Well, this is great. The timing of your first period, while previously linked only to bleeding through your gym shorts on seventh grade dodgeball day, may be an indicator of your risk of adulthood cardiovascular disease and obesity. Cardiovascular disease is the leading cause of death amongst women in the United States and yet, because it manifests later in women than it does in men, researchers have long struggled to find a way to tell which females are more at risk. A recent study by the National Heart, Lung, and Blood Institute, however has possibly found a link between heart disease and the onset of menarche.
Says Medical Doctor and Master of Public Health Caroline S. Fox:
"The purpose of this study was to examine whether female reproductive risk factors -– including onset of menarche, number of births over a lifetime (called parity), onset of menopause, and menopausal status –- are associated with indices of body fat composition. We found that earlier onset of menarche is associated with overall adiposity [fat], whereas parity and menopausal age were not associated with adiposity measures. Post-menopausal women also had higher levels of overall adiposity, though this appeared to be mostly due to age and not menopausal status."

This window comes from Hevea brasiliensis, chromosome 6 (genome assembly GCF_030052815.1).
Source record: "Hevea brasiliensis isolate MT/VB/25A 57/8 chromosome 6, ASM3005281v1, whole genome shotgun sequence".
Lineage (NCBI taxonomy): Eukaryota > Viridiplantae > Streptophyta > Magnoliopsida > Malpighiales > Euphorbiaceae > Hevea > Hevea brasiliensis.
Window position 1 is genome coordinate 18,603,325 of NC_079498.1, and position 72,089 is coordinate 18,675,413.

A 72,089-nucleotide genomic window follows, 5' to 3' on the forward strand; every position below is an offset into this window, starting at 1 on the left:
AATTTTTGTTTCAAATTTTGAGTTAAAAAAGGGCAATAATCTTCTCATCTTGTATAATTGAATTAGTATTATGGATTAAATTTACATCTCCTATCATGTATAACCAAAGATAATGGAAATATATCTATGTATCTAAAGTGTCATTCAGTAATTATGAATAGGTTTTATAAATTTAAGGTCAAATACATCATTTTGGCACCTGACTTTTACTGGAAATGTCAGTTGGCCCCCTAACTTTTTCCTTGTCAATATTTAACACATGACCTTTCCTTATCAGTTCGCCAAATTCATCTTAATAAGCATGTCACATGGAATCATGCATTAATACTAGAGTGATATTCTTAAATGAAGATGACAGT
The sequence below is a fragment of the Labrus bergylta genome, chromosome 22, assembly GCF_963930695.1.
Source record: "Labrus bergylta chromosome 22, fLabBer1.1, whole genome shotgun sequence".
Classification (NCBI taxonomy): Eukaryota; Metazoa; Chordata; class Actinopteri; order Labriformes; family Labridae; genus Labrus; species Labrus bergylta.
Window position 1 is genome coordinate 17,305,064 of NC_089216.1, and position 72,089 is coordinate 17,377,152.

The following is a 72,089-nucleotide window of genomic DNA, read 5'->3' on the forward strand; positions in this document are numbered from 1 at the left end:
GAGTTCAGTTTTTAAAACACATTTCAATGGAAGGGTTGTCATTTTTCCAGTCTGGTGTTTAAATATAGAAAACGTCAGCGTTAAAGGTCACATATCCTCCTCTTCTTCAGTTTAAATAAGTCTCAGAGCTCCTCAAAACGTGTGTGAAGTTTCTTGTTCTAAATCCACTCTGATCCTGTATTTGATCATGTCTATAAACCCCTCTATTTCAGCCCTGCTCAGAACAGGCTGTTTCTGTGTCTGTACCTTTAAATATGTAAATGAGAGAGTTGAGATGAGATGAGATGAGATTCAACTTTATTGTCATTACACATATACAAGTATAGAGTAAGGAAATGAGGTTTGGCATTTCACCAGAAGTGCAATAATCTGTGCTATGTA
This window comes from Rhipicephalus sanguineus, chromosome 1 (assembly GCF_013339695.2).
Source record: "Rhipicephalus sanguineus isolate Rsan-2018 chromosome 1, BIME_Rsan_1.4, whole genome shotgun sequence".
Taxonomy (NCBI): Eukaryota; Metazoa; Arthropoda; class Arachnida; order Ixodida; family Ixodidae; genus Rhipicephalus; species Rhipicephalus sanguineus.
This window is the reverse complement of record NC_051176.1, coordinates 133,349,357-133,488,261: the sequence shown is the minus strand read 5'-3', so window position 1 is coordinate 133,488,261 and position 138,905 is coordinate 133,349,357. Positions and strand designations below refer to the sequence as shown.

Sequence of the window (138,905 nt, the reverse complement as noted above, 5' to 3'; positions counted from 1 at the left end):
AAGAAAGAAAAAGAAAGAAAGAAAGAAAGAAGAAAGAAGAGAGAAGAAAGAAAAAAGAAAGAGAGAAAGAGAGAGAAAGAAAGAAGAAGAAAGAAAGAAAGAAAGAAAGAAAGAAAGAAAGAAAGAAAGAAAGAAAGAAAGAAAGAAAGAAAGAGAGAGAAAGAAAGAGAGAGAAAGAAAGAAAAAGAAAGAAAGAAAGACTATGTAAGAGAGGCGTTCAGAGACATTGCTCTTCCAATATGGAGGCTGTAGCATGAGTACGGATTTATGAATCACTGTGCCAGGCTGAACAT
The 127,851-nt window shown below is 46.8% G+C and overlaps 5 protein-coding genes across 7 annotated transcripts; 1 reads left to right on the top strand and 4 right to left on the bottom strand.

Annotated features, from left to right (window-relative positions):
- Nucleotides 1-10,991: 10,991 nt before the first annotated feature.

In other words, women who first got their period at a younger age are more likely to have a larger body mass index and waist circumference in adulthood than those who began menstruating in their early teens.
The study, featuring 1,638 women over the age of 40 who weighed less than 352 lbs., explored the relationship between visceral adiposity (belly fat) and subcutaneous adiposity (the fat under the skin) with "female reproductive factors after adjusting for age, smoking status, alcohol intake, physical activity index, hormone replacement therapy and menopausal status. Results of the study showed the timing of the first menstrual cycle was associated with generalized but not regional body fat depots."
According to the leader of the study Dr. Subbulaxmi Trikudanathan:
"This research suggests that select female reproductive risk factors, specifically onset of menarche, are associated with overall adiposity, but not with specific indices of body fat distribution. Ultimately, the important question is whether female reproductive risk factors can be used to target lifestyle interventions in high risk women to prevent the metabolic consequences of obesity and cardiovascular disease."
And this may put even more pressure on girls who get their periods at a young age — whereas once their biggest worry was trying to smuggle a tampon out of class, they now have to think about heart disease, too.